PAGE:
One simple way to do simple floating point arithmetics in shell

#!/bin/tcsh
set n = 128
set beta = `echo "(-0.6)*($n)*($n)" | bc -l`
set ppn = 16
set np = 31
set nodes = `echo "if ($np%$ppn==0) {$np/$ppn;} else {$np/$ppn+1}" | bc`

Fantastic LaTeX Drawings

http://texample.net

http://pgfplots.net

Three articles that inspire me lately

An Aspiring Scientist’s Frustration with Modern-Day Academia: A Resignation

On Leaving Academe

Machine Learning that Matters

Useful Linux command—paste

I have for long ignored blogging, but today I came across the useful linux command “paste” and I thought I should write it down. In the past I have used quite a few smart tricks to handle data or output files, but I failed to document these tricks. I really should do it this time.

So here is the story. I have an output file test.o1551739 which contains lines such as “iter = 125″ scattering everywhere. I need to get the sum of all the numbers in these lines. How can I achieve this without writing a program? The following is a little thought process.

First, I am so used to grep that I can grab all such lines by doing:

grep iter test.o1551739

Then, use sed to get rid of the suffix “iter = “:

sed s/"iter = "//

Now that I have a bunch of numbers, one in a line. How can I sum them up? Yah, here comes the usage of paste. The command paste allows me to merge the lines and put a delimiter in between. I chose to use the plus sign, because then it gives me an arithmetic expression. Try this:

paste -sd+

Once I have the arithmetic expression, I’ll just use bc to calculate the result. So piping all these steps, here is the one line command:

grep iter test.o1551739 | sed s/"iter = "// | paste -sd+ | bc

Nice. I realize that there must be tons of ways to do the same job. But I really love my solution.

The cases environment in latex

The cases environment defined by the amsmath package sets each case to be inline math style. This will look ugly when the formulas in the cases are complicated, such as fractions or integrals. Consider the following sample code:

\usepackage{amsmath}
\[
f(x)=
\begin{cases}
\frac{1}{2(x-1)}, & x>1 \\
\frac{\Gamma(x)}{2^{x-1}}, & 0<x<1
\end{cases}
\]

The result looks like this:

The solution is to use the dcases environment provided by the mathtools package instead. The prefix `d’ means `display’. It will set the cases in displayed math style (exactly the same as \frac versus \dfrac). So if we write the following code

\usepackage{amsmath,mathtools}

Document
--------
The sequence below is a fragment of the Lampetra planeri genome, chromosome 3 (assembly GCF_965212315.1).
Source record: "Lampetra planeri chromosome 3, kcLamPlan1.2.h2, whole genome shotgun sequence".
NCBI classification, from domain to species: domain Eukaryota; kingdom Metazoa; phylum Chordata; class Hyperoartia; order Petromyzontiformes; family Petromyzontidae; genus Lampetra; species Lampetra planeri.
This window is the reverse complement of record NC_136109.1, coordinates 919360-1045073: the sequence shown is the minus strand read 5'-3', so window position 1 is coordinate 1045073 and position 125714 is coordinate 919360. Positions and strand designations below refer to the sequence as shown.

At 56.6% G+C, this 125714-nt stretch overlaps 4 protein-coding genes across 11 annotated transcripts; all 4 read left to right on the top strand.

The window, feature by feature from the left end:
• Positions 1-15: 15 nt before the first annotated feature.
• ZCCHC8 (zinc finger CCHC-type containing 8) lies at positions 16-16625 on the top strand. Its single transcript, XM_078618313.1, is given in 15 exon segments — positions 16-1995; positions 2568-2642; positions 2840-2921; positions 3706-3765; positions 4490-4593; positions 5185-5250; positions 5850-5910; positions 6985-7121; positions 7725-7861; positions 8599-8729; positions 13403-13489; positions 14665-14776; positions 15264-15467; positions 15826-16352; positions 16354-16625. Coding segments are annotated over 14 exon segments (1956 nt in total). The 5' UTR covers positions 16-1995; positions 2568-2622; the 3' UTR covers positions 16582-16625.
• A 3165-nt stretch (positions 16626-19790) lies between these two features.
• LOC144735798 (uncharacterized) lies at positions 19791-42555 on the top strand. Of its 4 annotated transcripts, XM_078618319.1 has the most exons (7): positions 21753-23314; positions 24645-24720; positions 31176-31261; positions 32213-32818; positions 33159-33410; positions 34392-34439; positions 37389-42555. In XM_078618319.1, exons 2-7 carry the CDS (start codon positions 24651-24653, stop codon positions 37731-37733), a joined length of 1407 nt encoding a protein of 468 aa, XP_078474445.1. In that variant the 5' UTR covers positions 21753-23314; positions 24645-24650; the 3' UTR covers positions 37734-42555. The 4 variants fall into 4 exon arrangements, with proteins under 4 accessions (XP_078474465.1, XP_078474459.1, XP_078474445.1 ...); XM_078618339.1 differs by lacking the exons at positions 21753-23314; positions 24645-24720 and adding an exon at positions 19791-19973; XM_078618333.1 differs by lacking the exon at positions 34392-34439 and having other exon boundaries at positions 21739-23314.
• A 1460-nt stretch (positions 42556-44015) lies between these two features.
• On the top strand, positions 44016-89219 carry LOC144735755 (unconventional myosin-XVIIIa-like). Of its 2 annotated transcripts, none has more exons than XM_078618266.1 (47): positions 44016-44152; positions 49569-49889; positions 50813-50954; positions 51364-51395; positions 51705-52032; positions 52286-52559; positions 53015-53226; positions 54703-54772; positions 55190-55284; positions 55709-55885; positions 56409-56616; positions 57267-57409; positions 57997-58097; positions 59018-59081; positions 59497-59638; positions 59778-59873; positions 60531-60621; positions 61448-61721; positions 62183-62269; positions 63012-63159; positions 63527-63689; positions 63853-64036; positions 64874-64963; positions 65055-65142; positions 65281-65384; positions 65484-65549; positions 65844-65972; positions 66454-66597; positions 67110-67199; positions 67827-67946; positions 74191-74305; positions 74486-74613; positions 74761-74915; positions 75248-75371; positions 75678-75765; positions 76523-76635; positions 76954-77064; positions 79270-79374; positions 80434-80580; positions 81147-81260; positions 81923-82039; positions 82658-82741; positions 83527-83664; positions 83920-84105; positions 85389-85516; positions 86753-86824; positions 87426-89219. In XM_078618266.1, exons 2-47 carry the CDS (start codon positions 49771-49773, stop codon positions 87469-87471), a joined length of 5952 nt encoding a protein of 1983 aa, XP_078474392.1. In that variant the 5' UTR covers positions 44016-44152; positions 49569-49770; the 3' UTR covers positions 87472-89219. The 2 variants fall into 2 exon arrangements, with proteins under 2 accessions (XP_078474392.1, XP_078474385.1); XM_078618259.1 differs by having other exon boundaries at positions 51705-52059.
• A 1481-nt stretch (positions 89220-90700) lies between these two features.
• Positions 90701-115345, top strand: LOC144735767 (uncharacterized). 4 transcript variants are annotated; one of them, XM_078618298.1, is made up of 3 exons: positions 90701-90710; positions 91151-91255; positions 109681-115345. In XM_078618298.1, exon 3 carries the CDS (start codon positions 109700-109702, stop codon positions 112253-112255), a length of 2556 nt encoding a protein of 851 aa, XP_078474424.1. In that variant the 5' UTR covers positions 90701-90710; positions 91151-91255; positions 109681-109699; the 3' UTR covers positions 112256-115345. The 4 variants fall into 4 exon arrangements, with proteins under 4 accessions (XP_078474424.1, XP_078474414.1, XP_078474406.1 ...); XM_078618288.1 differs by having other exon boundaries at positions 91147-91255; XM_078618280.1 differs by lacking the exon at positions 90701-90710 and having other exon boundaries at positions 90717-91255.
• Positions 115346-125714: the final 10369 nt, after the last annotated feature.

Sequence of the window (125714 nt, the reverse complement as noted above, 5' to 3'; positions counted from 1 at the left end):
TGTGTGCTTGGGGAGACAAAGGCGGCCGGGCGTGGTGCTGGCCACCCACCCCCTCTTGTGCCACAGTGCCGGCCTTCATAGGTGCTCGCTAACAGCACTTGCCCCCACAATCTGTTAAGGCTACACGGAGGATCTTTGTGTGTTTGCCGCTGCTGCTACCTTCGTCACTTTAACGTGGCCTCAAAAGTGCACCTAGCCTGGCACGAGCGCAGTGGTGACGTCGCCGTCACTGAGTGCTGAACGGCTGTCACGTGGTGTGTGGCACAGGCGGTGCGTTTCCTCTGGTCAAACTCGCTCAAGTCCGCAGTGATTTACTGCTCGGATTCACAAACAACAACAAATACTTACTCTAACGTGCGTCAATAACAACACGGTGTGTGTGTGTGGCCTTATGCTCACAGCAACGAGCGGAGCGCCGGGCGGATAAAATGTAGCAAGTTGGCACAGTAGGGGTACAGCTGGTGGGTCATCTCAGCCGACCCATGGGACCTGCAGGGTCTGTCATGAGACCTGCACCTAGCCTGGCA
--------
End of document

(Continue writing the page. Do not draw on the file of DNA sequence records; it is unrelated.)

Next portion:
\[
f(x)=
\begin{dcases}
\frac{1}{2(x-1)}, & x>1 \\
\frac{\Gamma(x)}{2^{x-1}}, & 0<x<1
\end{dcases}
\]

then we will see the result which looks like this:

Syracuse PSTricks Page

http://melusine.eu.org/syracuse/pstricks/

Many fantastic PSTricks examples.

Bocher’s formula

A colleague of mine mentioned to me today the Bocher’s formula for computing the coefficients of the characteristic polynomial of a matrix. It seems that this formula does not appear too often in textbooks or literature. I’ll just write down the formula and the idea of a simple proof here.

Let the characteristic polynomial of a matrix A be

\displaystyle{p(\lambda)=\lambda^n+a_1\lambda^{n-1}+\cdots+a_n.}

Then the coefficients can be computed by
a_1=-tr(A),
a_2=-\frac{1}{2}\left(a_1tr(A)+tr(A^2)\right),
a_3=-\frac{1}{3}\left(a_2tr(A)+a_1tr(A^2)+tr(A^3)\right),
\vdots
a_n=-\frac{1}{n}\left(a_{n-1}tr(A)+\cdots+a_1tr(A^{n-1})+tr(A^n)\right).

To prove the formula, note that the coefficient a_j is the summation of all possible products of j eigenvalues, i.e.,

\displaystyle{a_j=(-1)^j\sum_{\{t_1\cdots t_j\}\in C_n^j}\lambda_{t_1}\cdots\lambda_{t_j},}

where C_n^j denotes the j-combination of numbers from 1 to n, and the trace of A^i is the sum of the jth power of the eigenvalues, i.e.,

\displaystyle{tr(A^i)=\sum_{t=1}^n\lambda_t^i.}

In addition, we have

\displaystyle{\left(\sum_{\{t_1\cdots t_j\}\in C_n^j}\lambda_{t_1}\cdots\lambda_{t_j}\right)\left(\sum_{t_{j+1}=1}^n\lambda_{t_{j+1}}^i\right)=\sum_{\{t_1\cdots t_{j+1}\}\in C_n^{j+1}}\lambda_{t_1}\cdots\lambda_{t_j}\lambda_{t_{j+1}}^i+\sum_{\{t_1\cdots t_j\}\in C_n^j}\lambda_{t_1}\cdots\lambda_{t_{j-1}}\lambda_{t_j}^{i+1}.}

The above indicates that the first part of (-1)^ja_jtr(A^i) cancels the second part of (-1)^{j-1}a_{j-1}tr(A^{i+1}), whereas the second part of (-1)^ja_jtr(A^i) cancels the first part of (-1)^{j+1}a_{j+1}tr(A^{i-1}). The rest of proof becomes obvious now.


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